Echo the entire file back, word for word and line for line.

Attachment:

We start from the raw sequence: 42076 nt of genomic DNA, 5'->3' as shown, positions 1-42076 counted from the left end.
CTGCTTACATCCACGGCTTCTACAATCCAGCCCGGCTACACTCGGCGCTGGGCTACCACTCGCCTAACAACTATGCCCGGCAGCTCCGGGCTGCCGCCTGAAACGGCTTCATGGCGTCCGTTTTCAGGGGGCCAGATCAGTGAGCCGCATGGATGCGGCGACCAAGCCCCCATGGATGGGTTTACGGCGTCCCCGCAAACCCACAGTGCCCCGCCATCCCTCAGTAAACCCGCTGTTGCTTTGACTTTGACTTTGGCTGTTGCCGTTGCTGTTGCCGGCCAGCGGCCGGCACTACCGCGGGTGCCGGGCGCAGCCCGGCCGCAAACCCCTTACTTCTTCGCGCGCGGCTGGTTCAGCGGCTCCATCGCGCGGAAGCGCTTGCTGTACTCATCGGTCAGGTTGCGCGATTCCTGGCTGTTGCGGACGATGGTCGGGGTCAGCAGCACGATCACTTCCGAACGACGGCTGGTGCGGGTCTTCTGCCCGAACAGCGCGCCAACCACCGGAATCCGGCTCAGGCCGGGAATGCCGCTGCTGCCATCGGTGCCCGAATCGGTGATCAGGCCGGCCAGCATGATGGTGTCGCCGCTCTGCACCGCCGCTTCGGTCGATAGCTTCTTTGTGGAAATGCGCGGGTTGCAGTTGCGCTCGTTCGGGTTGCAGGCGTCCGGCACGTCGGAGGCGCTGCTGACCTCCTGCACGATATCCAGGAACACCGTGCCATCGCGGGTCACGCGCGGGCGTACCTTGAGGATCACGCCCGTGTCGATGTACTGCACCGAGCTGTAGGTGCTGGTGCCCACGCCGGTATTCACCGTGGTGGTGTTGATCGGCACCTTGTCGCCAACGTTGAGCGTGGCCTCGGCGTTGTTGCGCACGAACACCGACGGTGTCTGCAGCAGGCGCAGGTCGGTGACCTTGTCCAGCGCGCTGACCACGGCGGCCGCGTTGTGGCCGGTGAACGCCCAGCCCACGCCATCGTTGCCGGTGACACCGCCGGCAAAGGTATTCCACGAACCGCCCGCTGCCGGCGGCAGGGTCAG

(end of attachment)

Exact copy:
We start from the raw sequence: 42076 nt of genomic DNA, 5'->3' as shown, positions 1-42076 counted from the left end.
CTGCTTACATCCACGGCTTCTACAATCCAGCCCGGCTACACTCGGCGCTGGGCTACCACTCGCCTAACAACTATGCCCGGCAGCTCCGGGCTGCCGCCTGAAACGGCTTCATGGCGTCCGTTTTCAGGGGGCCAGATCAGTGAGCCGCATGGATGCGGCGACCAAGCCCCCATGGATGGGTTTACGGCGTCCCCGCAAACCCACAGTGCCCCGCCATCCCTCAGTAAACCCGCTGTTGCTTTGACTTTGACTTTGGCTGTTGCCGTTGCTGTTGCCGGCCAGCGGCCGGCACTACCGCGGGTGCCGGGCGCAGCCCGGCCGCAAACCCCTTACTTCTTCGCGCGCGGCTGGTTCAGCGGCTCCATCGCGCGGAAGCGCTTGCTGTACTCATCGGTCAGGTTGCGCGATTCCTGGCTGTTGCGGACGATGGTCGGGGTCAGCAGCACGATCACTTCCGAACGACGGCTGGTGCGGGTCTTCTGCCCGAACAGCGCGCCAACCACCGGAATCCGGCTCAGGCCGGGAATGCCGCTGCTGCCATCGGTGCCCGAATCGGTGATCAGGCCGGCCAGCATGATGGTGTCGCCGCTCTGCACCGCCGCTTCGGTCGATAGCTTCTTTGTGGAAATGCGCGGGTTGCAGTTGCGCTCGTTCGGGTTGCAGGCGTCCGGCACGTCGGAGGCGCTGCTGACCTCCTGCACGATATCCAGGAACACCGTGCCATCGCGGGTCACGCGCGGGCGTACCTTGAGGATCACGCCCGTGTCGATGTACTGCACCGAGCTGTAGGTGCTGGTGCCCACGCCGGTATTCACCGTGGTGGTGTTGATCGGCACCTTGTCGCCAACGTTGAGCGTGGCCTCGGCGTTGTTGCGCACGAACACCGACGGTGTCTGCAGCAGGCGCAGGTCGGTGACCTTGTCCAGCGCGCTGACCACGGCGGCCGCGTTGTGGCCGGTGAACGCCCAGCCCACGCCATCGTTGCCGGTGACACCGCCGGCAAAGGTATTCCACGAACCGCCCGCTGCCGGCGGCAGGGTCAG